Some of these changes may become so severe that you don’t recognize your child anymore. It could even feel like you’ve lost your child. In that case, you should speak to your pediatrician about drug testing.
School and grades changes:
A child struggling with addiction will have noticeable changes in school attendance, such as being late, skipping classes, and drops in their grades. Most schools lack the resources to spot these changes early enough. As a parent, it is better if you approach school officials about substance use.
Loss of money, unaccounted for money:
When your child has an unexpected large sum of money, they may be selling drugs they obtained from your medicine cabinet or elsewhere. If they always seem to be out of money, even after getting their allowance or from a part-time job paycheck, they might be spending it on alcohol or drugs. If expensive items from your home are missing, it might be because they sold them to pay for their addiction.
If your child is not interested in spending time with their old friends or has found a new group of friends, this could indicate early substance use. Also, if they become overly protective about letting you see their mobile phone or digital device, this could be a sign, too.
Significant changes in personality and mood:
Several mental health disorders can have the same signs or symptoms of substance use. Anxiety and depression are common mental health concerns in children and may be the reason why your child started using drugs or alcohol, perhaps to self-medicate. Or your child started experimenting with substances and learned that when they are not consumed, they feel more anxious and depressed. It is not easy to know which came first. The best course of action would be talking with the child’s doctor.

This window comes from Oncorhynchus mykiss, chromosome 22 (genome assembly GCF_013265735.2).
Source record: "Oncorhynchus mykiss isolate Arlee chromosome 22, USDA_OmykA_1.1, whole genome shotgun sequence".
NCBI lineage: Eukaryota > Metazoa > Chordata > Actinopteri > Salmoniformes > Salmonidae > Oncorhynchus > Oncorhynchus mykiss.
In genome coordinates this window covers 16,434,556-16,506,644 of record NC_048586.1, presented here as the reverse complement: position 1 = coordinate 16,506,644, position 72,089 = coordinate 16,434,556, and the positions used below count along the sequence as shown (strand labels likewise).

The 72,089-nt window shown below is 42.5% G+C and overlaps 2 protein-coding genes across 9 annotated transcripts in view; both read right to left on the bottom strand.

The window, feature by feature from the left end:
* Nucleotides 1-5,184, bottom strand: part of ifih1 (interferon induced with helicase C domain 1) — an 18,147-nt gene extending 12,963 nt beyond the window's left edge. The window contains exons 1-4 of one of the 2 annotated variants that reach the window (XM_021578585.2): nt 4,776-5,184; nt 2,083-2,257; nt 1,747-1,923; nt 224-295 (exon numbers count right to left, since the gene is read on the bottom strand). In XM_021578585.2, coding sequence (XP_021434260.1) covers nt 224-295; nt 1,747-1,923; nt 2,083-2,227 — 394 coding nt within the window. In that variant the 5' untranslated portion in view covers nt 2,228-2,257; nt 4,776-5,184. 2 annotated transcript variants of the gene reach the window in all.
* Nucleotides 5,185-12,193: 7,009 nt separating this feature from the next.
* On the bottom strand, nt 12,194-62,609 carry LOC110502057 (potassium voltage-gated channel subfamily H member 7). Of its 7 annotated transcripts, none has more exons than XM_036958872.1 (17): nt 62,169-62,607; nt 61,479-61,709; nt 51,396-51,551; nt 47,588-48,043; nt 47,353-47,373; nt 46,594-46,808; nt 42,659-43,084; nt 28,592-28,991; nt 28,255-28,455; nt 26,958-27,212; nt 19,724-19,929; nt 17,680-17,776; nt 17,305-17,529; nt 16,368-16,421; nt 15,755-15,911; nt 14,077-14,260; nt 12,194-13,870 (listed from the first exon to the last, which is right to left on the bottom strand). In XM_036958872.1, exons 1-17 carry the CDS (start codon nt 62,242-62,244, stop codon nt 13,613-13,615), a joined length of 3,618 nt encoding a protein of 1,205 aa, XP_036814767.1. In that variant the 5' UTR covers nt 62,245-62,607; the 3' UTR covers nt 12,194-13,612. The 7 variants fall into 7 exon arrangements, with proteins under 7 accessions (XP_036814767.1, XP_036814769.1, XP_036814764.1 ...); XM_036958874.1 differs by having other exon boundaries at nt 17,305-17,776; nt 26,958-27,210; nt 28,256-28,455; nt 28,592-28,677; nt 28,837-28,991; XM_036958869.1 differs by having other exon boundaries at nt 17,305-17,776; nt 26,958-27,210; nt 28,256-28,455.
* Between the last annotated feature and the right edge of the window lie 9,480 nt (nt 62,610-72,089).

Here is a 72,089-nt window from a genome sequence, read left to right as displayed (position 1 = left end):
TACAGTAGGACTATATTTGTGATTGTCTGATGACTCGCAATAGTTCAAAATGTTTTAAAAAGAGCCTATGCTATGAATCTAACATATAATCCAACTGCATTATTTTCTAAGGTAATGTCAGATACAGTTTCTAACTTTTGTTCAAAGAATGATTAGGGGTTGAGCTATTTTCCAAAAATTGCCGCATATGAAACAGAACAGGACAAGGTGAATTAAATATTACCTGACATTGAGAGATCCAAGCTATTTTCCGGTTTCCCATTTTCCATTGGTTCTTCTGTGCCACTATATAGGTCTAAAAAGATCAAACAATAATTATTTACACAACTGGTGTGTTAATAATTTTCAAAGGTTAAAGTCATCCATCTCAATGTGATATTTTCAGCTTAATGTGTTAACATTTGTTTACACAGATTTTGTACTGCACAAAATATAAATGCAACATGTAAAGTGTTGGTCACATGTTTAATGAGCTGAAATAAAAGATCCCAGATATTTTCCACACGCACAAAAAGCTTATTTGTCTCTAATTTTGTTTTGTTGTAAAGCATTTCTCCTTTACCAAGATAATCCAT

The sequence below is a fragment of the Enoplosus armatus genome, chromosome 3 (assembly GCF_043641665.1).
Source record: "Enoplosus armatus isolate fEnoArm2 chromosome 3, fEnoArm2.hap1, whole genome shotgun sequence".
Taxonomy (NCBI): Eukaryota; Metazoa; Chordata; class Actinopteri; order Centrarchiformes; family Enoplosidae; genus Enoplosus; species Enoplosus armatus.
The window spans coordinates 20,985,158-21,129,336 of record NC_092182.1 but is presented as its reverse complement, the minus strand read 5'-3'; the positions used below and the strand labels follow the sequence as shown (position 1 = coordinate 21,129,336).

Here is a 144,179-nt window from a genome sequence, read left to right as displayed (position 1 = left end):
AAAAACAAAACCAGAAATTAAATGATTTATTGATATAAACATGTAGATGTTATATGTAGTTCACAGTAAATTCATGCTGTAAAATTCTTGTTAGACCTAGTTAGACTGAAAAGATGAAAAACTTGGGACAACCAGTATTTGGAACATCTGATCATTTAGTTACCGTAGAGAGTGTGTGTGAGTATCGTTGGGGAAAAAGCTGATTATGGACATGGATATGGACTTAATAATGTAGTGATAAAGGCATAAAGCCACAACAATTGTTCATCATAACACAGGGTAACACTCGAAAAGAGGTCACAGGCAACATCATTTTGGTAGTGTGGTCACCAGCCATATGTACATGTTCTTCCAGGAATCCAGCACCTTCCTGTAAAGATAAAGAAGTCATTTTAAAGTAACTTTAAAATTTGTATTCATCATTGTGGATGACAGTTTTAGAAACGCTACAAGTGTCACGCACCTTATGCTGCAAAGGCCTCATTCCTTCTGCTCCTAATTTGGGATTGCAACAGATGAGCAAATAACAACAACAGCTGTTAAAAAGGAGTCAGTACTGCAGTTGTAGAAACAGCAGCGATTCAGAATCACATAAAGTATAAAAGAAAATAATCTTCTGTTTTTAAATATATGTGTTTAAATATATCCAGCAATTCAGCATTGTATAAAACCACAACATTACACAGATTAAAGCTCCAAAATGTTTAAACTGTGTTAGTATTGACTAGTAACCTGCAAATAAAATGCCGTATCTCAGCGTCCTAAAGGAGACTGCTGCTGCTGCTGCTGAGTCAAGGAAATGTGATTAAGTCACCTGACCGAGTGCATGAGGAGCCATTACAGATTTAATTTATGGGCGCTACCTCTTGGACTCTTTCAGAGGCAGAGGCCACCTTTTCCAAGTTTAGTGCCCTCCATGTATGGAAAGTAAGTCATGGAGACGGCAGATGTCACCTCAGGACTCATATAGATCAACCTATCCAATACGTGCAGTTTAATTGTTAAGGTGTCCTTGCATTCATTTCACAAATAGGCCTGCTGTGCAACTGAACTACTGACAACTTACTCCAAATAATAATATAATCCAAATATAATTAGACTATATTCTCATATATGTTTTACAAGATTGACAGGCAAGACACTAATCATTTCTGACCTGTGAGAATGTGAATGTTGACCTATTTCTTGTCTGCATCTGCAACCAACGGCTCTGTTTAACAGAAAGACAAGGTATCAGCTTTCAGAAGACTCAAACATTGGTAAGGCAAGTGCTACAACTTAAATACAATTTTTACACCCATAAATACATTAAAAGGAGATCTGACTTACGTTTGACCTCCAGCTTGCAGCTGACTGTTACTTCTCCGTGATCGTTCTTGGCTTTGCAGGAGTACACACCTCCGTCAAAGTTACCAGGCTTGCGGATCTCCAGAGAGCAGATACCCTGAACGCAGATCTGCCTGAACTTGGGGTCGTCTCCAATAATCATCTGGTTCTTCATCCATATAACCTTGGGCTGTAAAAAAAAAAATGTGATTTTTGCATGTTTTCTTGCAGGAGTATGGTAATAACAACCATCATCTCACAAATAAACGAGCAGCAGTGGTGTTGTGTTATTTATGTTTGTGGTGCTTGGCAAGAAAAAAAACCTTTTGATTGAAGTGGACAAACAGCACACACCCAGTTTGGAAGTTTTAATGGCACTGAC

Not caring about hygiene or appearance:
Early warning signs of possible substance use include not bathing often, not caring if their clothes are clean, not caring for their hair, teeth, and/or overall appearance. Children care more about their appearance than we might notice. If you notice that your child is not as diligent about their hygiene or appearance, it might be an early warning sign of addiction.
Also, the effects of not getting enough sleep, like dark circles under their eyes or not being able to pay attention, is another identifier of early addiction.
It is vital to get help for your child if you think they might be struggling with addiction. Their pediatrician or other medical professional can advise you best. Serenity at Summit has addiction treatment programs that can prove beneficial for those who battle with substance use and want to end it.
CDC (November 2020) Underage Drinking. Retrieved from https://www.cdc.gov/alcohol/fact-sheets/underage-drinking.htm
Youth.gov. Substance Use/Misuse. Retrieved from https://youth.gov/youth-topics/substance-abuse
Centers for Disease Control and Prevention. Fetal Alcohol Spectrum Disorders (FASDs) Retrieved from https://www.cdc.gov/ncbddd/fasd/features/teen-substance-use.html
Centers for Disease Control and Prevention. (November 2020) Binge drinking. Retrieved from https://www.cdc.gov/alcohol/fact-sheets/binge-drinking.htm
Centers for Disease Control and Prevention. (November 2020) Teen Substance Use & Risks. Retrieved from https://www.cdc.gov/ncbddd/fasd/features/teen-substance-use.html
SAMHSA.(2020) Key Substance Use and Mental Health Indicators in the United States: Results from the 2019 National Survey on Drug Use and Health. Initiation of Substance Use. Retrieved from https://www.samhsa.gov/data/report/2019-nsduh-annual-national-report